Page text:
Studying and advancing ultra-clean vehicles while evaluating their air quality benefits are the goals behind a new cooperative partnership announced today by the College of Engineering – Center for Environmental Research and Technology (CE-CERT) at the University of California, Riverside (UCR); Honda; The California Air Resources Board (CARB) and the Environmental Protection Agency (EPA).
Research for the unique cooperative program will be conducted primarily at UCR. The specific goals of the cooperative research include:
— developing technologies and techniques for accurately measuring emissions at near-zero levels;
— understanding how extremely low emission vehicles perform on the road under “real world” conditions;
— assessing the air quality benefits and environmental impact of these vehicles.
“Some of the near-zero emission vehicles being developed today are so clean that their emissions are virtually undetectable by existing measurement equipment,” said Ben Knight, vice president, Honda Research & Development. “These amazing advancements in automotive technology are driving the need for cooperative technical research to assess the potential benefits of these vehicles. We believe this open, cooperative research coupled with the advancement of this emissions measuring technology will benefit society.”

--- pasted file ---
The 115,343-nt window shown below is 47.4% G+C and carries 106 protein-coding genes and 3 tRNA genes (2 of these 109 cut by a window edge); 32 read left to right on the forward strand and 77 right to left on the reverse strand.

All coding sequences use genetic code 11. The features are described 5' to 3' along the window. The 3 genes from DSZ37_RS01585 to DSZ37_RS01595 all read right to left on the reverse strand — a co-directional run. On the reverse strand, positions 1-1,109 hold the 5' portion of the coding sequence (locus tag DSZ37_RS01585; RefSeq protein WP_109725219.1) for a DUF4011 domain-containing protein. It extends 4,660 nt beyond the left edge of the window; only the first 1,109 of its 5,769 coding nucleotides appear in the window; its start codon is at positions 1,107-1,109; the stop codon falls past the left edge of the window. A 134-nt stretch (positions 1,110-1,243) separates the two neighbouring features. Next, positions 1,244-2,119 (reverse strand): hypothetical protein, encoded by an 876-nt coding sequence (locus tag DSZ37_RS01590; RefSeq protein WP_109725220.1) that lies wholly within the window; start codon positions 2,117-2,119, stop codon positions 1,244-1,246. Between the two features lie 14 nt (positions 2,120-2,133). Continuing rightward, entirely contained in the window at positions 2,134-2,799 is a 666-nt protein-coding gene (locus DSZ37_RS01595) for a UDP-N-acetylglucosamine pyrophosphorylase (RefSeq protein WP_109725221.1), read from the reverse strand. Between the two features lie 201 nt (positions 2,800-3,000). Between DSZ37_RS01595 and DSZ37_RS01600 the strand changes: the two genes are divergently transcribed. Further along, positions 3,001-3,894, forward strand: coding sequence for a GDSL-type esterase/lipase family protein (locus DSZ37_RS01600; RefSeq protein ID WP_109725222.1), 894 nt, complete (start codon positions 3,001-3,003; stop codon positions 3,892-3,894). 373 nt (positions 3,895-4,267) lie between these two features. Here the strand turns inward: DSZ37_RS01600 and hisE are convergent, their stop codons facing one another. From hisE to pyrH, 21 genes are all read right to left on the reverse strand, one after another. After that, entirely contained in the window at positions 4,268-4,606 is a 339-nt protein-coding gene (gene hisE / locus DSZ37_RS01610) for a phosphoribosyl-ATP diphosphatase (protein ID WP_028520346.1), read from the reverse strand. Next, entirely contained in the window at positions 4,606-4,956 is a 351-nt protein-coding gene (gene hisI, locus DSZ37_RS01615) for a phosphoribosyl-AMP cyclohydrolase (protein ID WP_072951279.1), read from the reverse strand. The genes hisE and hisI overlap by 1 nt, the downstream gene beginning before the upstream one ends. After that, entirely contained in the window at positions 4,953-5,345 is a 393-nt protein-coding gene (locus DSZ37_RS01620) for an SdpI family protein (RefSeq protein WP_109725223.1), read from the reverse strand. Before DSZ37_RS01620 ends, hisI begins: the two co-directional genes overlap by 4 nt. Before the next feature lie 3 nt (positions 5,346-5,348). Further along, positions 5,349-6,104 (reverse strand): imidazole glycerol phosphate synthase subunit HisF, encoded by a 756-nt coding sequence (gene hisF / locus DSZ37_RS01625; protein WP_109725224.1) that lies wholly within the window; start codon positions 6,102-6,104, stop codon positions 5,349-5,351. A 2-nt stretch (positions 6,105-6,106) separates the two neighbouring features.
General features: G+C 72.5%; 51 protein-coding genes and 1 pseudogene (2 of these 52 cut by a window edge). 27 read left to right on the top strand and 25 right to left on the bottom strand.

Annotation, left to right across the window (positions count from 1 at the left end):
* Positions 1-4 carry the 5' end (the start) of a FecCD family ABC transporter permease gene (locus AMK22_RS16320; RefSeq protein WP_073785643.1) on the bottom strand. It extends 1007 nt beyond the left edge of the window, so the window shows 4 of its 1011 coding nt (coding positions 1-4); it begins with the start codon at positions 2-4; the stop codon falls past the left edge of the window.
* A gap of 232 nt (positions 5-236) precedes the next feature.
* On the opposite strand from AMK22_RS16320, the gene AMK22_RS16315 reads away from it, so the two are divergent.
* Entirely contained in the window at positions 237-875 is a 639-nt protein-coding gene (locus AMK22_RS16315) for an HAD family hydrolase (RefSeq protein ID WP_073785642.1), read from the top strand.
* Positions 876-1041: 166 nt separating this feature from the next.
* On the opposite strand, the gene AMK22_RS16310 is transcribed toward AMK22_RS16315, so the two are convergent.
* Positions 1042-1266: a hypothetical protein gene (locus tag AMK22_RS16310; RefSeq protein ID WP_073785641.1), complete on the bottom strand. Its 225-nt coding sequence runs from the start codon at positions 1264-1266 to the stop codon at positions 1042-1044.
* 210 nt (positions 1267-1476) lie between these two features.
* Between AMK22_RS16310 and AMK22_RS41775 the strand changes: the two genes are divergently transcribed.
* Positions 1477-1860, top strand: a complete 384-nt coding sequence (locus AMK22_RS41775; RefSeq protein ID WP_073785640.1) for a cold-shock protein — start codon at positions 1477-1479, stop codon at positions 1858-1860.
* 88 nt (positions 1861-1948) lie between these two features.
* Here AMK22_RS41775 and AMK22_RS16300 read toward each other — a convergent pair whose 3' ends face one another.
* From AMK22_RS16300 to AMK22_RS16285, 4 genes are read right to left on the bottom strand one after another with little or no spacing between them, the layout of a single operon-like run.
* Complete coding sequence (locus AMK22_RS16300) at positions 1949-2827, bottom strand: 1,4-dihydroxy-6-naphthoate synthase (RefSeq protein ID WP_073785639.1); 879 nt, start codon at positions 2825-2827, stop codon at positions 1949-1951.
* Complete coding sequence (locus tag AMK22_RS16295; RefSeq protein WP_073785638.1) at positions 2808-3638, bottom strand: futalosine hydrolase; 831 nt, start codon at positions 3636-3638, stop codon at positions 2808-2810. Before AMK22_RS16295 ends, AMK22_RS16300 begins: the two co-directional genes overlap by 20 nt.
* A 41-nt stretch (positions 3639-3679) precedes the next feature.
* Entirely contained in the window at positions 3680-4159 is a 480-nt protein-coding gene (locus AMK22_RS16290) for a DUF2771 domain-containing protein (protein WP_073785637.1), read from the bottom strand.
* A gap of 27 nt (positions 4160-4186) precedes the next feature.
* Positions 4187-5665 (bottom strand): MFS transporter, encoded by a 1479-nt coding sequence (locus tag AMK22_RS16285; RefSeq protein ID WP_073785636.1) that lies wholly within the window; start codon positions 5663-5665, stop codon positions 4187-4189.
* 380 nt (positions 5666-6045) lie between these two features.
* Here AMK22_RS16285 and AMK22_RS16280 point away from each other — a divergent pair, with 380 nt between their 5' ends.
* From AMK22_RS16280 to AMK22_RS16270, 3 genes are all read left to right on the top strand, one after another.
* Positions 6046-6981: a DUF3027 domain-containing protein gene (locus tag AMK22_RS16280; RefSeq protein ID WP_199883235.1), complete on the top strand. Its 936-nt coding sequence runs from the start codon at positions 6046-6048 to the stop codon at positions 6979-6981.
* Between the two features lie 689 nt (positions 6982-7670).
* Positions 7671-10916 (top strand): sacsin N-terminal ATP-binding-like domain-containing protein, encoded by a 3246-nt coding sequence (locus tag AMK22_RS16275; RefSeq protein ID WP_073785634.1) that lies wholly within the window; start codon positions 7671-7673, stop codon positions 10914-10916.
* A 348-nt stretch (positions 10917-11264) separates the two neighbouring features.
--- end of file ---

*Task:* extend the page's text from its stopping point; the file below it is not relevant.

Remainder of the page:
UCR/CE-CERT has the broad research experience, scientific resources and overall capability to successfully put together this type of leading-edge program. They will bring objective, credible, sound science and engineering to lead this collaborative research program and advance the evaluation and understanding of near-zero emission vehicle environmental performance.
Ford and General Motors also are contributors to this research program. The cooperative program is open to additional partners from the automotive, fuel and instrumentation industries, as well as the academic and science communities.
Honda and CE-CERT, both recognized leaders in advanced automotive technology, partnered last year in a smart car-sharing research program called IntelliShare, which involved more than 200 participants using 15 Honda EV PLUS electric vehicles. The program is part of Honda’s international Intelligent Community Vehicle System (ICVS) which is examining consumer attitudes toward vehicle sharing.